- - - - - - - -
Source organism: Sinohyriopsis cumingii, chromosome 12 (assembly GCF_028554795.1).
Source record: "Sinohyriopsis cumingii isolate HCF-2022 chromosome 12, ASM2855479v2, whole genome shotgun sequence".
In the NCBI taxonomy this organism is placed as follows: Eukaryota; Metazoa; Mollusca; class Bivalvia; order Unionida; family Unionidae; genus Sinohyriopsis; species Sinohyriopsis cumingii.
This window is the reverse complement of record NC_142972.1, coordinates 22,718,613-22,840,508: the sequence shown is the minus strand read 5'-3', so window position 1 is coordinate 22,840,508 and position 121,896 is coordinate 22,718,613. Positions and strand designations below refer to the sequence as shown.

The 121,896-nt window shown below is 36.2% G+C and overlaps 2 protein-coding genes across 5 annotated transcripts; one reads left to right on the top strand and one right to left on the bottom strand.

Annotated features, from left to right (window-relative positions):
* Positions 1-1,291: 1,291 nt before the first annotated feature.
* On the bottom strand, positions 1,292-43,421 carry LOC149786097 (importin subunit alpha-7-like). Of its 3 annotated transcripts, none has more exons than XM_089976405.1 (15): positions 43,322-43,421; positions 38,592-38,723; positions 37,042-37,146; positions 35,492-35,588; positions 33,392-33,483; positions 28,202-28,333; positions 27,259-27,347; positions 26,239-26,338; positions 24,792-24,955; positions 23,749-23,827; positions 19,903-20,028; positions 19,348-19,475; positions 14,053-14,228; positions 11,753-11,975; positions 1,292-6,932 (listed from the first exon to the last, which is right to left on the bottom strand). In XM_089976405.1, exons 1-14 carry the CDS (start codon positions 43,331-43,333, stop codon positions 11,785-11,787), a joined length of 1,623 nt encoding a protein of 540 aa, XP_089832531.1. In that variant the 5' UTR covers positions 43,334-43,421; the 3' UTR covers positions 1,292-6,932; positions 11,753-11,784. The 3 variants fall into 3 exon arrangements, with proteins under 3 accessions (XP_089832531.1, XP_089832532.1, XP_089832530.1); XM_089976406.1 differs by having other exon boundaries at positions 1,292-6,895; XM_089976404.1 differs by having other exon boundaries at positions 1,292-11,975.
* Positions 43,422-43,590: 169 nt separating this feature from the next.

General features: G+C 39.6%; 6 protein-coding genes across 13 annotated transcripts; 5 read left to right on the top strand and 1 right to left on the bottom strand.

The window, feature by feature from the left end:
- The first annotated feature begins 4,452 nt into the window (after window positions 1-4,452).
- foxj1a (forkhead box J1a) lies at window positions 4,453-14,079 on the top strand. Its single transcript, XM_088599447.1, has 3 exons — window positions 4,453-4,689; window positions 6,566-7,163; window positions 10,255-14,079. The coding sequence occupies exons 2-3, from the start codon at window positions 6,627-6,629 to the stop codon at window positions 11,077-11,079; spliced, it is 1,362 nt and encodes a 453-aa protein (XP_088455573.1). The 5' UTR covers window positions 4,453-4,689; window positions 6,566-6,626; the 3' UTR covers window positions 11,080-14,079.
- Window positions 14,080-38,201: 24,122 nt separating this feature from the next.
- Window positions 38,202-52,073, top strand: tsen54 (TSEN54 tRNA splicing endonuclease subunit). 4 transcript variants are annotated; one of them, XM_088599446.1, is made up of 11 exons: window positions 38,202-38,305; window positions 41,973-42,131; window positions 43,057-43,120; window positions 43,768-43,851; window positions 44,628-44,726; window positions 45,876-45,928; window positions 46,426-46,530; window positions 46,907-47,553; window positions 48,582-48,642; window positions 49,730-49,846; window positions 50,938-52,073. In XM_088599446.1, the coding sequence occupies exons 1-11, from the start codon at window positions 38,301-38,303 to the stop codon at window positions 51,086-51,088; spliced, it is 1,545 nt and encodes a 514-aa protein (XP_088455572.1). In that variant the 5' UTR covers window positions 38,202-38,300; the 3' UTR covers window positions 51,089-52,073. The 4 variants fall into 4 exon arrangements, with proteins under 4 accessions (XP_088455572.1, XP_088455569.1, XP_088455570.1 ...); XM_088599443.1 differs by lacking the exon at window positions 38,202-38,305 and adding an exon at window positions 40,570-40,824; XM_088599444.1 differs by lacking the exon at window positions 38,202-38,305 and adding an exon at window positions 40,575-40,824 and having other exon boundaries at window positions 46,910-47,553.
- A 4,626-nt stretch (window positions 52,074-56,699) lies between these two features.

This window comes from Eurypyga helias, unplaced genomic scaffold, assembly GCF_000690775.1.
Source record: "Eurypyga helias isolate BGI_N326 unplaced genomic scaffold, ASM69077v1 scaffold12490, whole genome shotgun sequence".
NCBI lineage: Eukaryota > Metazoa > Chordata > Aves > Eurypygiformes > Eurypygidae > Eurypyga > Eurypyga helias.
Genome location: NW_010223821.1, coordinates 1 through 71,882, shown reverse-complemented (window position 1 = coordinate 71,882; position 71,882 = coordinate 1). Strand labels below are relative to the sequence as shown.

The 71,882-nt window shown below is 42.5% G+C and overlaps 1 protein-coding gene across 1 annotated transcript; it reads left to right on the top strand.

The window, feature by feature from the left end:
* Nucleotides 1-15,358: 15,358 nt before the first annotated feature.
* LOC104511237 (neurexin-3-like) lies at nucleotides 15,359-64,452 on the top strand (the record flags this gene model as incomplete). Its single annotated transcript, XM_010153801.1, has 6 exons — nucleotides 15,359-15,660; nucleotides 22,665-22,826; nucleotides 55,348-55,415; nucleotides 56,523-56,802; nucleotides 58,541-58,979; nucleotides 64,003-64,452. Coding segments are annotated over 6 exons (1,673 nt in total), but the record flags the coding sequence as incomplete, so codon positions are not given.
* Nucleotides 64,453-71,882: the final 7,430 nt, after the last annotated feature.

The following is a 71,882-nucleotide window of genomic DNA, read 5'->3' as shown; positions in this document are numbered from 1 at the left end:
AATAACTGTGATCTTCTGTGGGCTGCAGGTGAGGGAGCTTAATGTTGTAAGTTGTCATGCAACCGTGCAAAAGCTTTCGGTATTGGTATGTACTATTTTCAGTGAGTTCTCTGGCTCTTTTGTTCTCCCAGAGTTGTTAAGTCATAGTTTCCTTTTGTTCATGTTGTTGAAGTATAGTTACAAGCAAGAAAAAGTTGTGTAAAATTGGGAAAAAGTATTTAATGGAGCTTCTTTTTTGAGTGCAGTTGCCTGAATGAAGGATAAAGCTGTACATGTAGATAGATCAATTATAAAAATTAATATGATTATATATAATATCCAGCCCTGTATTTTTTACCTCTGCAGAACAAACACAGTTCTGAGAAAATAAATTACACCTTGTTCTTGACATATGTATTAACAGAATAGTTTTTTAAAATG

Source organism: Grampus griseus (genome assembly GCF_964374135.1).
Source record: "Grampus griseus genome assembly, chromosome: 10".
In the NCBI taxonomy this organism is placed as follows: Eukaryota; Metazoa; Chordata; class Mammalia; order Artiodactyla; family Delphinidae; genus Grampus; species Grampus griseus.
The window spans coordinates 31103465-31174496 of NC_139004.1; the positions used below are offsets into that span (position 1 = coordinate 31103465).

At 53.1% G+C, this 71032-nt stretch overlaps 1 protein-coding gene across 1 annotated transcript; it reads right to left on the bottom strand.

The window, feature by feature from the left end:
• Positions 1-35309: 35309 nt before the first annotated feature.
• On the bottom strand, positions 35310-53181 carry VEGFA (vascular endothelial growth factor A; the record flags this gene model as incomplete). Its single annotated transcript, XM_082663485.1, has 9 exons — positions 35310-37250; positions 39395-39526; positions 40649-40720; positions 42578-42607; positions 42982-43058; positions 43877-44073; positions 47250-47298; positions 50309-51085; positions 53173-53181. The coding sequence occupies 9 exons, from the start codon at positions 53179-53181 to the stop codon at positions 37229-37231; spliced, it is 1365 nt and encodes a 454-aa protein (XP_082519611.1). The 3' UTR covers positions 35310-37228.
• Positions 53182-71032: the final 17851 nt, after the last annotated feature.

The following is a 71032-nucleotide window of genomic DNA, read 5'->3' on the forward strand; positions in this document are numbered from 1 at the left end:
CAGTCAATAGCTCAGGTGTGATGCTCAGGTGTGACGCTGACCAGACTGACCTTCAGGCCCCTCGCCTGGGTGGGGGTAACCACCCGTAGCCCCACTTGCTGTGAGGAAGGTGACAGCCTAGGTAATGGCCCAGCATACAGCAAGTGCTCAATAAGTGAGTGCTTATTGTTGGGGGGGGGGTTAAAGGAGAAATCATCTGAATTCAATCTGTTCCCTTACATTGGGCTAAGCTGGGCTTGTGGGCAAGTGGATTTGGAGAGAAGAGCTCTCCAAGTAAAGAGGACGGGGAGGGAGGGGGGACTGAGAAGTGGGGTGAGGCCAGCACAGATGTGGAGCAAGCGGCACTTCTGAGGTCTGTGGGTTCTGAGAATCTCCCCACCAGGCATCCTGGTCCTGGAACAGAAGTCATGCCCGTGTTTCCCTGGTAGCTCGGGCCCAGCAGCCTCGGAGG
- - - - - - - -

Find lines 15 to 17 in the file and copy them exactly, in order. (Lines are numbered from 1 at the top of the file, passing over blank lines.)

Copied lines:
- Window positions 38,202-52,073, top strand: tsen54 (TSEN54 tRNA splicing endonuclease subunit). 4 transcript variants are annotated; one of them, XM_088599446.1, is made up of 11 exons: window positions 38,202-38,305; window positions 41,973-42,131; window positions 43,057-43,120; window positions 43,768-43,851; window positions 44,628-44,726; window positions 45,876-45,928; window positions 46,426-46,530; window positions 46,907-47,553; window positions 48,582-48,642; window positions 49,730-49,846; window positions 50,938-52,073. In XM_088599446.1, the coding sequence occupies exons 1-11, from the start codon at window positions 38,301-38,303 to the stop codon at window positions 51,086-51,088; spliced, it is 1,545 nt and encodes a 514-aa protein (XP_088455572.1). In that variant the 5' UTR covers window positions 38,202-38,300; the 3' UTR covers window positions 51,089-52,073. The 4 variants fall into 4 exon arrangements, with proteins under 4 accessions (XP_088455572.1, XP_088455569.1, XP_088455570.1 ...); XM_088599443.1 differs by lacking the exon at window positions 38,202-38,305 and adding an exon at window positions 40,570-40,824; XM_088599444.1 differs by lacking the exon at window positions 38,202-38,305 and adding an exon at window positions 40,575-40,824 and having other exon boundaries at window positions 46,910-47,553.
- A 4,626-nt stretch (window positions 52,074-56,699) lies between these two features.

This window comes from Eurypyga helias, unplaced genomic scaffold, assembly GCF_000690775.1.